Sunday, January 23, 2011



MY SIMPLE GOAL was to revisit the old site of Helltown in Butte Creek Canyon east of Chico. Decades had passed since my last visit to the little cemetery of six graves up that way; and nearly a whole lifetime had passed since Dad introduced it to me back in the early 60s. I liked the spot because, as a nine-year-old, I could now get away with saying “Hell,” but only in the proper context. My idea was to scout the area so I could share it with a following generation of grandchildren – Gracie, Abby and Mia. Perhaps, one of them would catch the magic and fifty years from now share it with some subsequent generation. Not to do this risks little pockets of history – and the lessons attached thereto – being lost for all time.

This first really temperate January day prompted me to grind the BMW to life and head north. Heated grips kept pliable all but the middle fingers on either hand and a cup of coffee at the Cornucopia in Oroville was all that was needed to thaw them out.

BUTTE CREEK’S COVERED BRIDGE was built in 1894. It served as a crossing until the early 70s when the south end (out of this shot) was destroyed by a young man (unlicensed) who barreled down the Honey Run from Paradise and crashed into the bridge in his dad's pick-up. Coincidentally, the kid was a neighbor through the orchards in back of our house.

It was rebuilt thereafter but the county had installed a more stable concrete structure up stream. Now the bridge stands as the only remaining three-tiered covered bridge in the United States. I believe that means that the bridge has three different roof elevations.

Currently, the bridge is open for foot traffic only and fenced at the south end. The site is used for weddings and picnics and glances backward into a simpler past.

THE OLD CENTERVILLE SCHOOLHOUSE is the centerpiece of the Lois Colman Museum. Four miles further up Centerville Road, the museum is totally administered by volunteers. The refurbished schoolhouse, gaily painted yellow, also harkens back to times when children walked seven miles to school (up hill both ways) and teachers adhered to extremely conservative rules for their personal behavior.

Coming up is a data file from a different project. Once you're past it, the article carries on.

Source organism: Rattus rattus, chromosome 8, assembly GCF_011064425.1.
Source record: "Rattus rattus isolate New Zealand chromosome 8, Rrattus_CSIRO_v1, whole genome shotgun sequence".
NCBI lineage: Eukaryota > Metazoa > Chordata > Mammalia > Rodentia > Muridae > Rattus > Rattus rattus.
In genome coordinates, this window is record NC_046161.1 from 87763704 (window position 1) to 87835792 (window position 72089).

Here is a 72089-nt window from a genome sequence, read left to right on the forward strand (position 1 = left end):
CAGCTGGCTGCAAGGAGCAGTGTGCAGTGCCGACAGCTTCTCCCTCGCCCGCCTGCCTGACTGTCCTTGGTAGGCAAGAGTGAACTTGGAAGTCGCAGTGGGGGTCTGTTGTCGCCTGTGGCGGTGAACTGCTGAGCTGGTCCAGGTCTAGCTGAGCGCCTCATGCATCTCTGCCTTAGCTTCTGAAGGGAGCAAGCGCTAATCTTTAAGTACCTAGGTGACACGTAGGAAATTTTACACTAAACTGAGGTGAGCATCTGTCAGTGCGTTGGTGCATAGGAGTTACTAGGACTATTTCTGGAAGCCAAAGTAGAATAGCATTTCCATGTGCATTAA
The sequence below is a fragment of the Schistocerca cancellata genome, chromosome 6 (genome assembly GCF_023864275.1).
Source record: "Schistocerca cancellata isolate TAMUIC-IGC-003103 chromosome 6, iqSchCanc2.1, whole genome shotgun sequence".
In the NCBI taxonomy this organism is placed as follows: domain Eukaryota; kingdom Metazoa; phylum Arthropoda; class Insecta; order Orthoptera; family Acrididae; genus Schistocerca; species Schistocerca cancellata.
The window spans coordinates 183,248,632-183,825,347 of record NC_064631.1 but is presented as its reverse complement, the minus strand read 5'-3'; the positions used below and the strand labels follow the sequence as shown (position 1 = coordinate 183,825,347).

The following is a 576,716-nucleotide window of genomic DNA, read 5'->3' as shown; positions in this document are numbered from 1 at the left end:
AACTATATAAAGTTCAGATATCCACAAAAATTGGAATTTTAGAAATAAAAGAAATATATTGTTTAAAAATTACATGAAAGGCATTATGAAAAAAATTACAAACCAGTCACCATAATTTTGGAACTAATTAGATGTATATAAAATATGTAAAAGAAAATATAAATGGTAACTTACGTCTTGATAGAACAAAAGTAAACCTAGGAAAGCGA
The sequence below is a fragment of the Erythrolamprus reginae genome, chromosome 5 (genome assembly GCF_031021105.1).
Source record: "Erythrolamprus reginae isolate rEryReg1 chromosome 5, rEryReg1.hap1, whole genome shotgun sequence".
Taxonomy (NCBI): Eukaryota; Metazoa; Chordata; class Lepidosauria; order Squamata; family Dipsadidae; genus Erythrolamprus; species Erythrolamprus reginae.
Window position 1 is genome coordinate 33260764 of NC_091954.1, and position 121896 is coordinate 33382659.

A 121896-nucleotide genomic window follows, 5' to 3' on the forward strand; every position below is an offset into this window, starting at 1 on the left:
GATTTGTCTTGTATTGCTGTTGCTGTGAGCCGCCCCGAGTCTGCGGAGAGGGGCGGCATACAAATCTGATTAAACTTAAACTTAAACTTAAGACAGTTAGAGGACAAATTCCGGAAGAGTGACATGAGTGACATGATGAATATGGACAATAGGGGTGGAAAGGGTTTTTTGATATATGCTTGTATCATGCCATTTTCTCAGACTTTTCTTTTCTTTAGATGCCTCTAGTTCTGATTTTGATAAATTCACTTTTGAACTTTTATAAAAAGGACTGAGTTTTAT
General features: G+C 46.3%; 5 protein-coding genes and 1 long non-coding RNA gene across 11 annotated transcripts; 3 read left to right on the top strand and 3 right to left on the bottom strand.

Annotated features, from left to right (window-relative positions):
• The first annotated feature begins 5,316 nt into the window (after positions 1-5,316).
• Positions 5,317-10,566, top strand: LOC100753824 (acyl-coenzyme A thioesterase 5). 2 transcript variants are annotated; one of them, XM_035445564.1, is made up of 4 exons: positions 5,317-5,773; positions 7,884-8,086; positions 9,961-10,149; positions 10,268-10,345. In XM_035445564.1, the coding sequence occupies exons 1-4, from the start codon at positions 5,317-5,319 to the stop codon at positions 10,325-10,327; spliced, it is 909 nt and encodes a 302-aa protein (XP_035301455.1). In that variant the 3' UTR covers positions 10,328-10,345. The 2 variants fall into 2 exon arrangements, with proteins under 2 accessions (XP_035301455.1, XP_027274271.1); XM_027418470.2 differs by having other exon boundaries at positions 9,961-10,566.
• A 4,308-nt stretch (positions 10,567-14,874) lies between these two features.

A cinderblock building has been constructed nearby where artifacts from the canyon’s early mining and farming are on display. Behind the Centerville School is an old PG&E ditch, a remnant from when water provided power, first to miners then to farms in the Butte Creek Canyon. Children were reminded to stay clear of the ditch because water could be released without prior notice. Late in the school's life – or so the story goes – one didn't...

Walking the grounds, I returned to my bike to find an area resident parked in the road ogling it from his vintage Chrysler big-car. “How old’s that one?” is how the conversation began. It ended with an admonishment that the Helltown site was behind a locked gate and that it was in opinion of several locals that there might be illicit medicinal herbs being propagated in the area. “Wouldn’t want you to stumble into anything…”

THE ROAD TO HELLTOWN may not be paved with good intentions. Indeed it is blocked just a few yards south of the creek. I saw fewer "Do Not Pass" signs at Checkpoint Charley in 1979 before the wall came down. The historic Helltown cemetery is north of the creek and inaccessible by those who wish to see a few tomorrows. Helltown, as a destination, therefore is a bust. Perhaps “busts” are common aspects of off-the-grid life in the remote reaches of Butte Creek Canyon. I dismounted the motorcycle but decided against snapping any photographs of the pastureland down sloping toward the creek. The multiple "No Trespassing" signs and the collection of derelict automobiles and tin and plywood shanties was a foreboding far cry from my memories of fifty years prior.

IF ONE HAS TO SPEND ETERNITY somewhere, the Centerville Cemetery might be the place. Only canyon landowners and their immediate kin may be interred here. A plaque at the main entrance lists early-day miners who were buried in unmarked graves. Markers from as early as 1870 up and through those lost in Vietnam and the Persian Gulf are present.

A classic white fence keeps those who have passed on from wandering out into traffic along the Centerville Road. Behind it, the oaks are huge. The Vinca Minor proliferates. The air clear and cool. Nice place for a picnic or a very long nap.